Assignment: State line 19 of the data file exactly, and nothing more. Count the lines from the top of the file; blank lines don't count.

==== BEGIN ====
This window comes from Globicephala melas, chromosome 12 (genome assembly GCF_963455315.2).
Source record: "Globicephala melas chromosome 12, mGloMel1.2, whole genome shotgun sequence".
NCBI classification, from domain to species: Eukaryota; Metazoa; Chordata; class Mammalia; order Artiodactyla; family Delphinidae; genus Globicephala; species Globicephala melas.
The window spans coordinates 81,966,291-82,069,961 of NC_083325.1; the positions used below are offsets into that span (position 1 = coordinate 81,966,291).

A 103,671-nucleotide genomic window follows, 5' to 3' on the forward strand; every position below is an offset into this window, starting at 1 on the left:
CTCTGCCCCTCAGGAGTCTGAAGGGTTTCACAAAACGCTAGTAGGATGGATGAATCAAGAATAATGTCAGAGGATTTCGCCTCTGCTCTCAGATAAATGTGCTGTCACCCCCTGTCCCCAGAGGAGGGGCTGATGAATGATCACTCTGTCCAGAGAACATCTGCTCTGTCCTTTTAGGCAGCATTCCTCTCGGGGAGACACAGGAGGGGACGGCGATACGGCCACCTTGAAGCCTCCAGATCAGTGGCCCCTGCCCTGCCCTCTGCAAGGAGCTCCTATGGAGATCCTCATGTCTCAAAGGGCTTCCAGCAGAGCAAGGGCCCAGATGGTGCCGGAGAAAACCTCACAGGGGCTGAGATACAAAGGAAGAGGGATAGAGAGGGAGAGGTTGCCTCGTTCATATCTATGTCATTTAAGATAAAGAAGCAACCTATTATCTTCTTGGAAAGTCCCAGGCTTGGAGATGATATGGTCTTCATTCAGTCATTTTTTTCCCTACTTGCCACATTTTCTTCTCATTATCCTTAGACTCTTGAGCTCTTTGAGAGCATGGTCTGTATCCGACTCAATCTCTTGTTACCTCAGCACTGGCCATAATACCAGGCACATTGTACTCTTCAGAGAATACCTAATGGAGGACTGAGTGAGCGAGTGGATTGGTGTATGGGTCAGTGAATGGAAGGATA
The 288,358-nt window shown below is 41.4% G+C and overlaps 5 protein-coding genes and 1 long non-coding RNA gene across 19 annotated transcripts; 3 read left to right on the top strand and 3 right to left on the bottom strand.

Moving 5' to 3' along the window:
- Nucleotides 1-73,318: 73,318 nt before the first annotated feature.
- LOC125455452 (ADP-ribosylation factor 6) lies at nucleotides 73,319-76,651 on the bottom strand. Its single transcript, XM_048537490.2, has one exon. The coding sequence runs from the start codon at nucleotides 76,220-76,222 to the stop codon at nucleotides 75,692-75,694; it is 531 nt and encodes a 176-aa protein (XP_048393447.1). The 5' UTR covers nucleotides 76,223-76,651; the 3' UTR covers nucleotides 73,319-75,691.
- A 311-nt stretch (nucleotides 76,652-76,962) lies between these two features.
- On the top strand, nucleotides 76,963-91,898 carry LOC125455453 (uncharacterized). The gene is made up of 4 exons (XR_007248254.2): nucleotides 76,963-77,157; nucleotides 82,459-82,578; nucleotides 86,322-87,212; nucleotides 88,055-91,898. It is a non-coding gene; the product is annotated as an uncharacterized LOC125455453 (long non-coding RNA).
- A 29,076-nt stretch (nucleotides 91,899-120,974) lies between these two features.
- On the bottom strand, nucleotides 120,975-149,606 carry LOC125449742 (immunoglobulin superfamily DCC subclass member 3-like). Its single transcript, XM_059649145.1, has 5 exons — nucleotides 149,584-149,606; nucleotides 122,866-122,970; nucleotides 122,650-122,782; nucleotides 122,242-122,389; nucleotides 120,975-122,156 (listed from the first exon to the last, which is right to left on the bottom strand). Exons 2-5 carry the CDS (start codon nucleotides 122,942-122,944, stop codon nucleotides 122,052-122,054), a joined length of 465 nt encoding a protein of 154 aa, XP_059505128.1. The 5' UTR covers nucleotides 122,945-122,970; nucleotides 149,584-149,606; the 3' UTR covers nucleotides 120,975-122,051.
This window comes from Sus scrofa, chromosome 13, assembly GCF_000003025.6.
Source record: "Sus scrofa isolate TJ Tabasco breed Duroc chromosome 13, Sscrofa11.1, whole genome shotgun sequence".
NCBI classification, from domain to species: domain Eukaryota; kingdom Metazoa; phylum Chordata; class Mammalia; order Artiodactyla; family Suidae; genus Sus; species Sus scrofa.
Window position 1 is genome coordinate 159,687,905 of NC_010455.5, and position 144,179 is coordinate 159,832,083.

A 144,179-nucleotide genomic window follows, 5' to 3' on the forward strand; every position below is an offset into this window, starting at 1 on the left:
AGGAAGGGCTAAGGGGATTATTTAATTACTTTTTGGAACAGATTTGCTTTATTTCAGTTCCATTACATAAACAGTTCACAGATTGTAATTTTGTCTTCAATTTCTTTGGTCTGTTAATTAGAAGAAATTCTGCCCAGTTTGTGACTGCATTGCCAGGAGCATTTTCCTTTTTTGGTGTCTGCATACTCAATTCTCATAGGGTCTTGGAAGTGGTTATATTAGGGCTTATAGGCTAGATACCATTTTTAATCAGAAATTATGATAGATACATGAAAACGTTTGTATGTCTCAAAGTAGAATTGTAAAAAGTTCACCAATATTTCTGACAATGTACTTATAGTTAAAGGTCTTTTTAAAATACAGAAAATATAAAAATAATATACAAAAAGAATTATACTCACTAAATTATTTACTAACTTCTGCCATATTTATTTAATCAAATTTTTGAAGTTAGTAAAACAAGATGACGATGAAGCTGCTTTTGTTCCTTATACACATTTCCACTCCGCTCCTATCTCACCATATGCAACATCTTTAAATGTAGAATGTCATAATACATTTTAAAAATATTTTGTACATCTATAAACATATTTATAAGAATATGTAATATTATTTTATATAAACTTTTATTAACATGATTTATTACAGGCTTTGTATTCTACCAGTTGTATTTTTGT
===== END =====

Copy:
A 144,179-nucleotide genomic window follows, 5' to 3' on the forward strand; every position below is an offset into this window, starting at 1 on the left: